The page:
The intention of the researcher examines what the user is really looking for when searching for something online. If you have a recipe website, people are likely to want the recipes, not a 2,000-word essay on what this meal meant for you in your childhood.
Match your content to what people are really looking for or make sure that the right types of queries direct traffic to your site.
#2. Not Looking at Actual SERPs
Part of understanding the intention of the researcher and what the search engines understand the intention behind user queries is actually searching the SERPs. Many people spend a lot of time on tools and don’t look at what really qualifies for keywords.
The content that Google serves users for a specific query may not match the content you have for that keyword. You may be writing a blog, but search engines interpret that the query needs a product page result. See what content qualifies for this keyword and model its content in this structure.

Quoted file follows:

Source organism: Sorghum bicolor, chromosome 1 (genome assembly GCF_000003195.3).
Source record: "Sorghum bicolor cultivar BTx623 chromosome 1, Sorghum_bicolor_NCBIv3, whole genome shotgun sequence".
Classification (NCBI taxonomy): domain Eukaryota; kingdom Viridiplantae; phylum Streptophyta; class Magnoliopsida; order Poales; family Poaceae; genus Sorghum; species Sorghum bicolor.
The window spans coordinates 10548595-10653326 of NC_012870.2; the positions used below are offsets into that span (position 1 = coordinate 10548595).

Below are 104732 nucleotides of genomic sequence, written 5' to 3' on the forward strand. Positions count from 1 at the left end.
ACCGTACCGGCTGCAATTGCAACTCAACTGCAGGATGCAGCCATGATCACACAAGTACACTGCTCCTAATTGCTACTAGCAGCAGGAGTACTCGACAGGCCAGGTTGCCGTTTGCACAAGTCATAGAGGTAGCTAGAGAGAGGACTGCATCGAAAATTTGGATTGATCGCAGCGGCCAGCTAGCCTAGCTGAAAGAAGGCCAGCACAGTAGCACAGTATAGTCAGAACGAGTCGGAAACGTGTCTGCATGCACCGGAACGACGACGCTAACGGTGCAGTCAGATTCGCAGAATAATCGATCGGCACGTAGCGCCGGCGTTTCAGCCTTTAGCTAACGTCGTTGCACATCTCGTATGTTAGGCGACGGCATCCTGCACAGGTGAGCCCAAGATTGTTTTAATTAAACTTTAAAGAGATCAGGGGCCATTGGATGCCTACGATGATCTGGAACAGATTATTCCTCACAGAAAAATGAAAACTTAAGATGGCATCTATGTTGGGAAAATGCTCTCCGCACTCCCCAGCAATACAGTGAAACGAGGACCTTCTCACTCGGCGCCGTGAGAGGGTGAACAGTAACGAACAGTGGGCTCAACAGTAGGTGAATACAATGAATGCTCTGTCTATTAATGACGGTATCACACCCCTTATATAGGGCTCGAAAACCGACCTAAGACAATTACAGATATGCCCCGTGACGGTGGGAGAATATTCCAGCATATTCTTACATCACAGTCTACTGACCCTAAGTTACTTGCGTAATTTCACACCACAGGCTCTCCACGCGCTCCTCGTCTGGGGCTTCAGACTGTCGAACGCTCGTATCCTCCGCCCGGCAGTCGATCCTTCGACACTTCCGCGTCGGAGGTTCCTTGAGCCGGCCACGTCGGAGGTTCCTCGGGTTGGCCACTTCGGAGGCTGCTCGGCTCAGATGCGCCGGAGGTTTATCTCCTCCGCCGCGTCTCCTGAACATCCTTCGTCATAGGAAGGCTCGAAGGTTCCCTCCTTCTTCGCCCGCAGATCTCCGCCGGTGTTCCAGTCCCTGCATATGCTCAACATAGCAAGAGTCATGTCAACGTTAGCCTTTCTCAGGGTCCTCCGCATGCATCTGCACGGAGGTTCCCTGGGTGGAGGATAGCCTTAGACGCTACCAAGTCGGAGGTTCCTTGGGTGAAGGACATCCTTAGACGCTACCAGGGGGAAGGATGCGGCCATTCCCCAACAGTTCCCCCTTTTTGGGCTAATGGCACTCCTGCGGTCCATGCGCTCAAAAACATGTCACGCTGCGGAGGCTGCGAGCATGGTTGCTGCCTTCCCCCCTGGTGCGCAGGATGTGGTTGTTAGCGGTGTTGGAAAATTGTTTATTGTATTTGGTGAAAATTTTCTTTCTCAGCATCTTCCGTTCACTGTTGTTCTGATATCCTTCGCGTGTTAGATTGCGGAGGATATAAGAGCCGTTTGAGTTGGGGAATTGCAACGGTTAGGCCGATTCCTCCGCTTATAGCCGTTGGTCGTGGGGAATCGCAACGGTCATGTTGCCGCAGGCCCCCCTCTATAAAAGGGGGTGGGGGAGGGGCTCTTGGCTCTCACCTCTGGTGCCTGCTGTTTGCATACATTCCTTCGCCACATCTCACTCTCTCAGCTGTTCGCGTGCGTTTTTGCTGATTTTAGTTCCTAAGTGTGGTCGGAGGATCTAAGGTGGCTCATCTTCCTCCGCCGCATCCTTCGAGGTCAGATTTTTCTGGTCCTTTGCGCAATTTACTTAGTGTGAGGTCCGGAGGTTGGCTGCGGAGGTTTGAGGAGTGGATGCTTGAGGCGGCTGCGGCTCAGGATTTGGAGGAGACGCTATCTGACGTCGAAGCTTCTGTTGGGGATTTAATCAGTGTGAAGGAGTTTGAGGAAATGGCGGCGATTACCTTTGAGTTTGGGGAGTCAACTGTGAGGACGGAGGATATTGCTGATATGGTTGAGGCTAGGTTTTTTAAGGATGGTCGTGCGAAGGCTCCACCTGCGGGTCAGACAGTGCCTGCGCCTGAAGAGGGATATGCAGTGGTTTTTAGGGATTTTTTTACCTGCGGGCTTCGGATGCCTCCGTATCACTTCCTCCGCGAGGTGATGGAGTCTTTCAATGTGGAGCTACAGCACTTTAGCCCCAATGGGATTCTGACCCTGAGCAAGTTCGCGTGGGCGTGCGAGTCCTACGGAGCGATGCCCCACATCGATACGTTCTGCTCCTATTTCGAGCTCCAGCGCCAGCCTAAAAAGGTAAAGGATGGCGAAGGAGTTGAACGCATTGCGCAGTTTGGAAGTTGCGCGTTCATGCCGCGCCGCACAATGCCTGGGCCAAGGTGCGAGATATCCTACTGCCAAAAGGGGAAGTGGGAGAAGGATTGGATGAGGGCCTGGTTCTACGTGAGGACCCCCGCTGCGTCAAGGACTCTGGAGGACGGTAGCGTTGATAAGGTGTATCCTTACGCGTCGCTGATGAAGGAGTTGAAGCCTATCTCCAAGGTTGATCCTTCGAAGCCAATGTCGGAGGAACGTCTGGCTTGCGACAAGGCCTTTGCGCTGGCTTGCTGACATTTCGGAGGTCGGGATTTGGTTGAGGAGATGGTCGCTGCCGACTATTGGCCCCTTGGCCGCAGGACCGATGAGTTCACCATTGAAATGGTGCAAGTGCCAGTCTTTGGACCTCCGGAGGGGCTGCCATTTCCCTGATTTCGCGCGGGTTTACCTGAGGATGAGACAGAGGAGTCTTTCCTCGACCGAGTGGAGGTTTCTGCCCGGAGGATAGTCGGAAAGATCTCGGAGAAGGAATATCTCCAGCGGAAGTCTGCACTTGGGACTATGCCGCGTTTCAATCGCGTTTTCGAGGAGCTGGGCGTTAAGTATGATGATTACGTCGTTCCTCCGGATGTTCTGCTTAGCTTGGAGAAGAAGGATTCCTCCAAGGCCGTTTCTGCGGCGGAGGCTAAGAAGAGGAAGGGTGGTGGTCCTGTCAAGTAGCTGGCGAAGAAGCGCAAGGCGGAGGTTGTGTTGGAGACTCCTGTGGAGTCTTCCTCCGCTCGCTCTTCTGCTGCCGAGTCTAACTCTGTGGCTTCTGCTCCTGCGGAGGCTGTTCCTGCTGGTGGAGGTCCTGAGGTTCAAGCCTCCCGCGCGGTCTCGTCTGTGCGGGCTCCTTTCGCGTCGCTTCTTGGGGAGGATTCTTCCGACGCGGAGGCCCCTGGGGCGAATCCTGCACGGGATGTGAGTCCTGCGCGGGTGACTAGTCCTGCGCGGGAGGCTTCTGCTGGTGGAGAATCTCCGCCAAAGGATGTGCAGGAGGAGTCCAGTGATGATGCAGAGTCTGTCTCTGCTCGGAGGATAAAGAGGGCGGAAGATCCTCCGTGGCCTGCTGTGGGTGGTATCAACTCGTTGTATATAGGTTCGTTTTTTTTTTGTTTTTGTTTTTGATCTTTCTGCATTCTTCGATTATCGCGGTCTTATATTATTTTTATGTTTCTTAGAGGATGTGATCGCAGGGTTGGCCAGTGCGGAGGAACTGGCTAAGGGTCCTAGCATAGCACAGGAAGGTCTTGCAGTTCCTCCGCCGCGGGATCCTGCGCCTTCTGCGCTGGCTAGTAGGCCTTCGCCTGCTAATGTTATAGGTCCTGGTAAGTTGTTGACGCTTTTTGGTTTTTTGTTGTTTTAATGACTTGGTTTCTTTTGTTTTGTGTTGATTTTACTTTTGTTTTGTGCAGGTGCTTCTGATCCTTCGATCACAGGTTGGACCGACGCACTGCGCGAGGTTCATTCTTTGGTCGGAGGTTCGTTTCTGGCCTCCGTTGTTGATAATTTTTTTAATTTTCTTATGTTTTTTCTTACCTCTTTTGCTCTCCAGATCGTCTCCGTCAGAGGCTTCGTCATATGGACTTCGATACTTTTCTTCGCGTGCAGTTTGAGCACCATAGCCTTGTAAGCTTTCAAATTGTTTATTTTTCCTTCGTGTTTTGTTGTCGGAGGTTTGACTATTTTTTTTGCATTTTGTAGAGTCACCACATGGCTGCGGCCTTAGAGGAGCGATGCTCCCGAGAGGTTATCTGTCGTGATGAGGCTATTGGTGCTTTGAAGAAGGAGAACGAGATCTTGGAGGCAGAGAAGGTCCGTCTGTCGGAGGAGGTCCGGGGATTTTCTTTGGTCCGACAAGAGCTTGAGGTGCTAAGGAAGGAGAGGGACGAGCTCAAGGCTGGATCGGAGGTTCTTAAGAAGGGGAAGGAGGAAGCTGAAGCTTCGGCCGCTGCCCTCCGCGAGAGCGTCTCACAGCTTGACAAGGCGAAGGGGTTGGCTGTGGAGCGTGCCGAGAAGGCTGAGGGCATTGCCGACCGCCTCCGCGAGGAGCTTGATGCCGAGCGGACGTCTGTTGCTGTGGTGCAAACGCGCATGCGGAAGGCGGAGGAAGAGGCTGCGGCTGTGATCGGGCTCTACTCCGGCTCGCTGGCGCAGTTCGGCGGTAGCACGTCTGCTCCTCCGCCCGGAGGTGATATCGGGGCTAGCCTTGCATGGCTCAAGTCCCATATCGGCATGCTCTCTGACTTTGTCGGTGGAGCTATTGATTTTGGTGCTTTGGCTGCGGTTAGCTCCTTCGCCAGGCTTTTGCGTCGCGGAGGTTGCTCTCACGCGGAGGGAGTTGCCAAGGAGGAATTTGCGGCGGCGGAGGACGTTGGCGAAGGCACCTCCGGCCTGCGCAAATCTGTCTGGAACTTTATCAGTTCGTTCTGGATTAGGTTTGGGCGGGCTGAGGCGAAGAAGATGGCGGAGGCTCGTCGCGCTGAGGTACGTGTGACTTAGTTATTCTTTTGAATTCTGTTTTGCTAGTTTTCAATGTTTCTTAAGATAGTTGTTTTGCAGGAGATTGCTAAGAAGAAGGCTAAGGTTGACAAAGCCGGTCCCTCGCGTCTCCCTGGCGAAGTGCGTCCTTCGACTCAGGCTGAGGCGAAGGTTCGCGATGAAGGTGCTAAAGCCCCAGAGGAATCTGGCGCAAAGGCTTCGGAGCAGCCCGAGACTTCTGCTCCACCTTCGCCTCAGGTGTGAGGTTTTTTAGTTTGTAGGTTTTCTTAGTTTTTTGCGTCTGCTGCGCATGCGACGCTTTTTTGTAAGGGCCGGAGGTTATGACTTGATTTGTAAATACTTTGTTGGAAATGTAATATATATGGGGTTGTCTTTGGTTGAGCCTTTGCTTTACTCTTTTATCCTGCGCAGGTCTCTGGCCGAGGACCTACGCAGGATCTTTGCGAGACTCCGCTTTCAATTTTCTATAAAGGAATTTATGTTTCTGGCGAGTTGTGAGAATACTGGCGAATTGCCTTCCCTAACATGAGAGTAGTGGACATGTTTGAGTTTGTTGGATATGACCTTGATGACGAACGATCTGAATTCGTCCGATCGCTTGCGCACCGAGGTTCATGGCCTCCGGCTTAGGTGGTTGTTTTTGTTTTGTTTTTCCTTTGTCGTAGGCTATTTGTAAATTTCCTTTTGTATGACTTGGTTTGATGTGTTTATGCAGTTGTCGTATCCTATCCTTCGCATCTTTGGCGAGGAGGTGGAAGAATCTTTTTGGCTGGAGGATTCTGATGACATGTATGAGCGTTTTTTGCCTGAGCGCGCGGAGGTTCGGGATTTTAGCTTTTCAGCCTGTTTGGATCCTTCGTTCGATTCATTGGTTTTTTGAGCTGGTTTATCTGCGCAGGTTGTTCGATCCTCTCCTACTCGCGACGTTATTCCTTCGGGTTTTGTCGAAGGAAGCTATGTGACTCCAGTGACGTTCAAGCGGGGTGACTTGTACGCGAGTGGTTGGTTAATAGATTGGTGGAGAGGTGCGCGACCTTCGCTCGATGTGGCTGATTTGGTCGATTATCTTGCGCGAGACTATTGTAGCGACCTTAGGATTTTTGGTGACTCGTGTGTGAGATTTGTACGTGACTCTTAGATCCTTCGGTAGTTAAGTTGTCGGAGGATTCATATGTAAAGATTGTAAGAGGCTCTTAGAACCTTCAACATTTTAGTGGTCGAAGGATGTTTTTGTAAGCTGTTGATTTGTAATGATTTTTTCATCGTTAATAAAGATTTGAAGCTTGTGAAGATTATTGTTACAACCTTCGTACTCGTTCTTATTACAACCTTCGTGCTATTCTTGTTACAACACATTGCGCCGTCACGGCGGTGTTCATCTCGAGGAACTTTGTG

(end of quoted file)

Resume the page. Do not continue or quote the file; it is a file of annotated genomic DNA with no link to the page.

#3. Do not see previous “volume” metrics
Often, keyword research involves metrics that do not necessarily indicate what is best for your business. Of course, we want to follow the terms that generate more traffic and help improve important metrics, but it doesn’t always make sense for all companies to search for the highest volume keywords.
It is not only important to understand what is reasonable for your site, but also what types of queries your search engines will actually use to find the solution to your problem. Do not focus too much on the volume alone: consider other factors that may also affect its content.